Click here to read more.

Case Study #10: Team POPONG’s Pokr Project

Posted April 2, 2014 at 2:18pm by arianatuckey


Organization: Team POPONG

Project: Pokr - Politics in Korea

Country: South Korea

Government Level: National

Overview: Pokr (pronounced pōker) — short for “Politics in Korea” — was designed and developed by Team POPONG, a non-profit organization from South Korea. Team POPONG’s goal with Pokr is to organize Korean political information and make it universally accessible and useful. The website allows users to search for any official or candidate; proposed bill; political party or administrative region in South Korea.

Background: Team POPONG (POPONG: Public Open POlitical engineeriNG) is a Korean nonprofit, nonpartisan group founded in 2010 that aims to make politics easy and fun via technology. They value political neutrality, process automation and reproducibility, open source and open data.

The team initially created a platform called Korean Political Dictionary that compared candidates standing for election in the National Assembly.  At the time, there was very limited amount of information available on public candidates. POPONG began to find this data and, with the use of APIs, organized the information within a single source. This project turned into Pokr when the team decided to also provide information on bills and the inter-election season in which they were proposed.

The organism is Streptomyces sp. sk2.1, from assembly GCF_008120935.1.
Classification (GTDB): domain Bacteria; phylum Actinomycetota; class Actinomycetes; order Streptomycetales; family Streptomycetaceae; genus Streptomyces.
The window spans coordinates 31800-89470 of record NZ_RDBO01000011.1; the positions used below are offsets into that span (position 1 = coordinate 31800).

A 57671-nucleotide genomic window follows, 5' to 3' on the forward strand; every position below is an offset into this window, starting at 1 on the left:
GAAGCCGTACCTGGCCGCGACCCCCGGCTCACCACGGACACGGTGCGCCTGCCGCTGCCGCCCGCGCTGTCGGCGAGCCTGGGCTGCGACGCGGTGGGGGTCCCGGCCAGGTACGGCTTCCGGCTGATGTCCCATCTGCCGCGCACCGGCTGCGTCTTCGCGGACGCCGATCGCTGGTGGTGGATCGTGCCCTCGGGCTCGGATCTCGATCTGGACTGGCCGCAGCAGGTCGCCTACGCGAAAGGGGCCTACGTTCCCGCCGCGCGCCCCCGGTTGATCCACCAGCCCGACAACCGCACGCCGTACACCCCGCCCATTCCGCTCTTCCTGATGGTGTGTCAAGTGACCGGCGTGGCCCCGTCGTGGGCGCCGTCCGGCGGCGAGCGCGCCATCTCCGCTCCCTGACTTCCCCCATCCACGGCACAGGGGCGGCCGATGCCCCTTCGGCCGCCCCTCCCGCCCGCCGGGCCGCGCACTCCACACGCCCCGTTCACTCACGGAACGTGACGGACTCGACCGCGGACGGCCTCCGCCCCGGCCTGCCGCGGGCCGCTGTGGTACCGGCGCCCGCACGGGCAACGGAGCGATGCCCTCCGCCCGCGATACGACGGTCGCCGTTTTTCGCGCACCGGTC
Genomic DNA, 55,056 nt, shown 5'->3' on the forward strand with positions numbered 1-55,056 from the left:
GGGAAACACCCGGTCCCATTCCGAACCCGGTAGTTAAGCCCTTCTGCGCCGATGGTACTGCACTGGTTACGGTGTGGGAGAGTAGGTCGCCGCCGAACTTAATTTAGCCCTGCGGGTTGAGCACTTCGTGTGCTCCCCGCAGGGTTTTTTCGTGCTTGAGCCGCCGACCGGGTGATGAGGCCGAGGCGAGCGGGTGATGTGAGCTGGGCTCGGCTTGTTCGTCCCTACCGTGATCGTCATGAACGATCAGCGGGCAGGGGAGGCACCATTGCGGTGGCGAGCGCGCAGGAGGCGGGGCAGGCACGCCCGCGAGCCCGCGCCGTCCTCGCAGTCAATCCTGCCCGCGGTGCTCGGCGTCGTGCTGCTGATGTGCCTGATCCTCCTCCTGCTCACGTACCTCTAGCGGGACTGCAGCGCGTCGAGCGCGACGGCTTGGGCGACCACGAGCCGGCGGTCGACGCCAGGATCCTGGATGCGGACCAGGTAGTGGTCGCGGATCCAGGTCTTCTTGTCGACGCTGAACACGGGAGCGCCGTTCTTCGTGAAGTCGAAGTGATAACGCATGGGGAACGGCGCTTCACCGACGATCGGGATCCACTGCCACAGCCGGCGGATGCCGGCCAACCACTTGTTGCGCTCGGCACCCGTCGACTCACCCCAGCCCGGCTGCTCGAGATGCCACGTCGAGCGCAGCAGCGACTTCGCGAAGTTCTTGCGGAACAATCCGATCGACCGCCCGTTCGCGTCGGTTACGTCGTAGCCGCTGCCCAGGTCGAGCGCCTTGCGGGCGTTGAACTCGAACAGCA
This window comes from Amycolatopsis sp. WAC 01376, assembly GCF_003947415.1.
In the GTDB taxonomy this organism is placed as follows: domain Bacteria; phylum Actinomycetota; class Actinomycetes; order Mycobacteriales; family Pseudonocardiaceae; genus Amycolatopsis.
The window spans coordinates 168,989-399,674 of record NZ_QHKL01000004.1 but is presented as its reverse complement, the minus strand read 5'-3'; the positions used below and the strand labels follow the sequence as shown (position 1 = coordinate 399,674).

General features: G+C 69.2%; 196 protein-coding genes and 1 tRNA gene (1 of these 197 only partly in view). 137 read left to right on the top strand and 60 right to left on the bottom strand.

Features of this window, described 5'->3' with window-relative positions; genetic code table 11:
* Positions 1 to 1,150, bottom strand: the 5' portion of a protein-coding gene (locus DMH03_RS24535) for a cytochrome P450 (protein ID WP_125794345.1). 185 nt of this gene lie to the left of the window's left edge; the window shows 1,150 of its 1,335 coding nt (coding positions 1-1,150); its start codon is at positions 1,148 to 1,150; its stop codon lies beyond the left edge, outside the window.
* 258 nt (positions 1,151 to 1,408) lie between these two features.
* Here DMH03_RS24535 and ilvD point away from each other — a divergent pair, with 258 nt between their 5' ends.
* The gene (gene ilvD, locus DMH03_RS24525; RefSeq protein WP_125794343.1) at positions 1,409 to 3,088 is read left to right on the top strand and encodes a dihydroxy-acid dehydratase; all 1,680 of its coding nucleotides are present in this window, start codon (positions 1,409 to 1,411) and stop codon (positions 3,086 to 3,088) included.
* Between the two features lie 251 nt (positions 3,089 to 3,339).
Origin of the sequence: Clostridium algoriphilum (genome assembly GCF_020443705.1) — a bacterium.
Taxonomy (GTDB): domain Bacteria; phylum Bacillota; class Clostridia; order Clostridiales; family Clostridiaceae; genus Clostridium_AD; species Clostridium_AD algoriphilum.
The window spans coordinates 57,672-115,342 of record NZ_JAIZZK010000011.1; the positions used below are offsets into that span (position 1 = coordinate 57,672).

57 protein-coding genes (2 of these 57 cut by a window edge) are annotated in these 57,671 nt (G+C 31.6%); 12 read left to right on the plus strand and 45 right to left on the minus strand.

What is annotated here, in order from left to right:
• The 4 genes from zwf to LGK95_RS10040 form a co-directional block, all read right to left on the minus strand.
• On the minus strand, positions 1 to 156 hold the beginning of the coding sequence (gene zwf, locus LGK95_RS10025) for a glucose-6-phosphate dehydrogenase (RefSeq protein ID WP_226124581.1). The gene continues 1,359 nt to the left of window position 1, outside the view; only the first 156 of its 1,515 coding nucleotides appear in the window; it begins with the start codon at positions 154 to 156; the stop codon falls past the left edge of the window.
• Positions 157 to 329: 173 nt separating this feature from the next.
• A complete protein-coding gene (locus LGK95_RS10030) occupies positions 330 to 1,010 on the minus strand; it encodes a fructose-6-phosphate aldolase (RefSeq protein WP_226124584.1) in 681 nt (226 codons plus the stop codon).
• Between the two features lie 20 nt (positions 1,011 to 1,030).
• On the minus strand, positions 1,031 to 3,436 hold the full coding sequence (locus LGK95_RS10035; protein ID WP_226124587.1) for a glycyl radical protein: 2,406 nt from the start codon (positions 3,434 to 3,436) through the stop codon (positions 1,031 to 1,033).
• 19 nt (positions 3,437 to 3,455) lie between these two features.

Click here to read more.

UK commission collecting evidence on “making laws in a digital age”

Posted March 31, 2014 at 4:34pm by gregbrownm

The Speaker’s Commission on Digital Democracy, a new body of the UK parliament, provides evidence and recommendations that outline how the parliament can better serve its citizens through technology. Recognizing the diverse opportunities that technology provides for creating more open, collaborative forms of governance, the Speaker’s Commission will address a range of issues, including the legislative process, citizen engagement, representation, and evaluating the work of government.

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Over the next few months, the Speaker’s commission will be collecting evidence on the first of these themes: making laws. The legislative process stands to change immensely as digital democracy becomes a reality, and the Speaker’s Commission wants to know what the public thinks are the greatest opportunities for a tech-empowered parliament.

To structure their call for evidence, the Commission has asked a few questions. Could technology improve access to the legislative process? Should technology be used to consider citizens’ opinions when crafting legislation? What are other parliaments doing with technology to make the legislative process stronger?